The Best Extreme Adventure Activities in Iceland

The Best Extreme Adventure Activities in Iceland

James Taylor James Taylor
9. Feb 2024 ∼ 8 min. read

The Best Extreme Sports in Iceland: Thrilling Experiences in the Land of Fire and Ice. 

Iceland is of course a haven for adventure enthusiasts seeking thrilling experiences amid some drop-dead gorgeous natural landscapes. There are active volcanoes spewing out new lava, majestic glaciers, waterfalls charging off cliffs, and rugged mountain ranges that are just about as remote as you can get in Europe.  

Throughout the country, there’s plenty of opportunities to get your adrenaline pumping with some excellent tours. Whether you’re a beginner or a seasoned adrenaline junkie, below we’ve rounded up the absolute best adventure sports in Iceland.  

1. Glacier Hiking and Ice Climbing

One of the most iconic adventure sports in Iceland is glacier hiking and ice climbing. With over 10% of the country covered in glaciers, Iceland provides the perfect playground for these extreme activities. Guided tours are available year-round, but the best time to experience glacier hiking and ice climbing is during the colder months. 

During a glacier hiking tour, you will be equipped with all the necessary gear, including crampons and ice poles, and led by experienced guides who know the safe routes across the glacier. As you traverse the frozen landscape, you'll encounter crevasses, rivers, and awe-inspiring ice formations. For the more adventurous, ice climbing opportunities are also available, allowing you to scale massive ice walls with the help of ice picks and crampons. 

The best location to do these glacier hikes and ice climbing tours is on Vatnajökull, the largest glacier in Europe, but there are also options to venture onto Langjökull and Mýrdalsjökull as well.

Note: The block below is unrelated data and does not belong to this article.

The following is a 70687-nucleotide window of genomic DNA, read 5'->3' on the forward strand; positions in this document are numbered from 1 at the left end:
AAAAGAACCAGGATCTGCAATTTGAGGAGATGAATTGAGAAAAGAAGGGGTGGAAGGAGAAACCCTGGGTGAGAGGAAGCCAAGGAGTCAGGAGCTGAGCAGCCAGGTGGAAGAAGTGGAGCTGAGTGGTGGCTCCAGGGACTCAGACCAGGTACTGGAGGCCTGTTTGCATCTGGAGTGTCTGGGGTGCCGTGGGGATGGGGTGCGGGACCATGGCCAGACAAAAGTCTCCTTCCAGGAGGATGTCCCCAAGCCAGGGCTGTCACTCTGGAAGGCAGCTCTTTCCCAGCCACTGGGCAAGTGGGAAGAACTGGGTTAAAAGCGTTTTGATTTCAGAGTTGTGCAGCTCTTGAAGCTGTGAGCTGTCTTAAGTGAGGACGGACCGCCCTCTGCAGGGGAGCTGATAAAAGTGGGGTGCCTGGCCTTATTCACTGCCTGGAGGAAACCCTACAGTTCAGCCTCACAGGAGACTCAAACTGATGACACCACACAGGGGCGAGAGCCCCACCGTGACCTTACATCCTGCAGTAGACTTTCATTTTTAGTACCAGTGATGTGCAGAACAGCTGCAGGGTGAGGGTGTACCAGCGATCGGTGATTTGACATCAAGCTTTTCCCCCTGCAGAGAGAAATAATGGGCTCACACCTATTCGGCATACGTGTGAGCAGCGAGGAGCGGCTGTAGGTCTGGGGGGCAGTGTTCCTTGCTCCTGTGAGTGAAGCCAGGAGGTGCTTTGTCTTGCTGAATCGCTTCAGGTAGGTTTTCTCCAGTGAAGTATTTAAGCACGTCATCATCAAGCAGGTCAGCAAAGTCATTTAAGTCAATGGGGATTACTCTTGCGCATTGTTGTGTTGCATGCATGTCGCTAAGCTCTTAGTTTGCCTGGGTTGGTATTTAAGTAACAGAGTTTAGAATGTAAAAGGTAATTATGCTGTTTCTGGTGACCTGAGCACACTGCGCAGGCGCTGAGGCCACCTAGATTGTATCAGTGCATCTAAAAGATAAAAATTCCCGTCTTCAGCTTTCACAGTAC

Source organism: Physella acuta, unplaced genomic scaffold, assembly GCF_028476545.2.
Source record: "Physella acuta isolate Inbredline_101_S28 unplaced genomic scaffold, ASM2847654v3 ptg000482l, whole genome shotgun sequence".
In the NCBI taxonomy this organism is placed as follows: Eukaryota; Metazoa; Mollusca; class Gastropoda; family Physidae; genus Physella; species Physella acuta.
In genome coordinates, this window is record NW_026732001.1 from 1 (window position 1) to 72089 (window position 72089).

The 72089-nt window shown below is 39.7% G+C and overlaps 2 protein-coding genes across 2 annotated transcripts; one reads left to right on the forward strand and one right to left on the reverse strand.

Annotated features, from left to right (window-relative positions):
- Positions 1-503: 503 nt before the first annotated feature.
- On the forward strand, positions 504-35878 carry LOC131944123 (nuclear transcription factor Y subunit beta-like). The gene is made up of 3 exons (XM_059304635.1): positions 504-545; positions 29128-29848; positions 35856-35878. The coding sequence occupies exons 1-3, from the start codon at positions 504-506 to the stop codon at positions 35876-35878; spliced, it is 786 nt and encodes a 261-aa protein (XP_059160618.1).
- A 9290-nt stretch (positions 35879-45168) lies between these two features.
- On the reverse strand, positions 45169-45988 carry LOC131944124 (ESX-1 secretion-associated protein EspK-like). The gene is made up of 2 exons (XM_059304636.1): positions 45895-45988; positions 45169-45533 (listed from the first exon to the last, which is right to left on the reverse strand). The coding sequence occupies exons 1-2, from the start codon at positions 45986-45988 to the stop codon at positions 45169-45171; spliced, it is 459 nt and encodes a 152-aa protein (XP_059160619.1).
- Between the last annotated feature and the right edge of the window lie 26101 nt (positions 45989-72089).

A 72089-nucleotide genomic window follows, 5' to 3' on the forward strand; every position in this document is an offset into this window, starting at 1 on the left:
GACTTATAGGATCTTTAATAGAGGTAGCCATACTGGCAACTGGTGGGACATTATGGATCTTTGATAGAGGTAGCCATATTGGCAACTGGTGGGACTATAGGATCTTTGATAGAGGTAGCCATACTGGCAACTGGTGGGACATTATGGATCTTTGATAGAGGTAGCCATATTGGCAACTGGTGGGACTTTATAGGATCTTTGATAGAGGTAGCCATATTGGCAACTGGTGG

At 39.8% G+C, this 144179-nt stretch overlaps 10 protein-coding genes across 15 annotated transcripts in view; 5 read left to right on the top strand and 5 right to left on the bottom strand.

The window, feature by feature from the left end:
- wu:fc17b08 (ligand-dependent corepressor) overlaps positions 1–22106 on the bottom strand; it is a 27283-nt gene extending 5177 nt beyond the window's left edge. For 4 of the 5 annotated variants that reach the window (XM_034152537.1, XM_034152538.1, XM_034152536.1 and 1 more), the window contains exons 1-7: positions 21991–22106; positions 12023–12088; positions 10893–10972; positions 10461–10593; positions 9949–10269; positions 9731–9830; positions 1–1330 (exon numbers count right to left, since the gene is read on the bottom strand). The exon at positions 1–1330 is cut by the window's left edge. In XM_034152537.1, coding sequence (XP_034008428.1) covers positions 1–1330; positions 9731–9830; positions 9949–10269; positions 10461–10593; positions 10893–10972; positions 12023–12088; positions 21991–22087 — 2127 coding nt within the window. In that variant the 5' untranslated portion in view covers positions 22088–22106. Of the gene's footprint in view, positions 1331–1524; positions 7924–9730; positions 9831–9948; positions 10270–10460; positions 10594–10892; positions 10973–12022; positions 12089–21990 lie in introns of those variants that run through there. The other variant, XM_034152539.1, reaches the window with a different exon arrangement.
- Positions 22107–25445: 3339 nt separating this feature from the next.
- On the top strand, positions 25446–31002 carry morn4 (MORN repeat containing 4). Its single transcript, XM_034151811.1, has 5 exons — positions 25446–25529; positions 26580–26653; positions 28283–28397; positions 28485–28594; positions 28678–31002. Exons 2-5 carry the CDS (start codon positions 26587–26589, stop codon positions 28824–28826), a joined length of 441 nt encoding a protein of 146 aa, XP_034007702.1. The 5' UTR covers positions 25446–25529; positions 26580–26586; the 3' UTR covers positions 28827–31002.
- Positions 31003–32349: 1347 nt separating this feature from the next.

2. Ice Caving

Exploring the mesmerizing ice caves of Iceland is a truly unforgettable experience. These natural wonders can only be accessed during the winter months when the ice is stable. Led by knowledgeable guides, you'll venture into the heart of a glacier, marveling at the stunning blue hues and intricate ice sculptures that surround you.  

Choosing between tours can be difficult though, as the ice caves change every year. Read the descriptions and reviews carefully and you might see that the tour simply drives you to the ice cave via a super jeep, while others might involve a 30-minute hike to a more remote ice cave.  

Into The Glacier Tour takes place on Langjökull, and ventures into a man-made ice cave. But the natural caves are far better. There’s one accessible year-round called the Katla Ice Cave underneath Mýrdalsjökull, while the caves underneath Vatnajökull are only accessible from the end of September until the end of March.  

3. Snowmobile Rides

Feel the rush of adrenaline as you zip across Iceland's snowy landscapes on a thrilling snowmobile ride. With snowmobile tours available throughout the winter season, you'll have the opportunity to explore remote areas and witness the country's stunning winter scenery. Safety briefings and all necessary equipment, including helmets and gloves, will be provided by experienced guides who will lead you on an exhilarating adventure.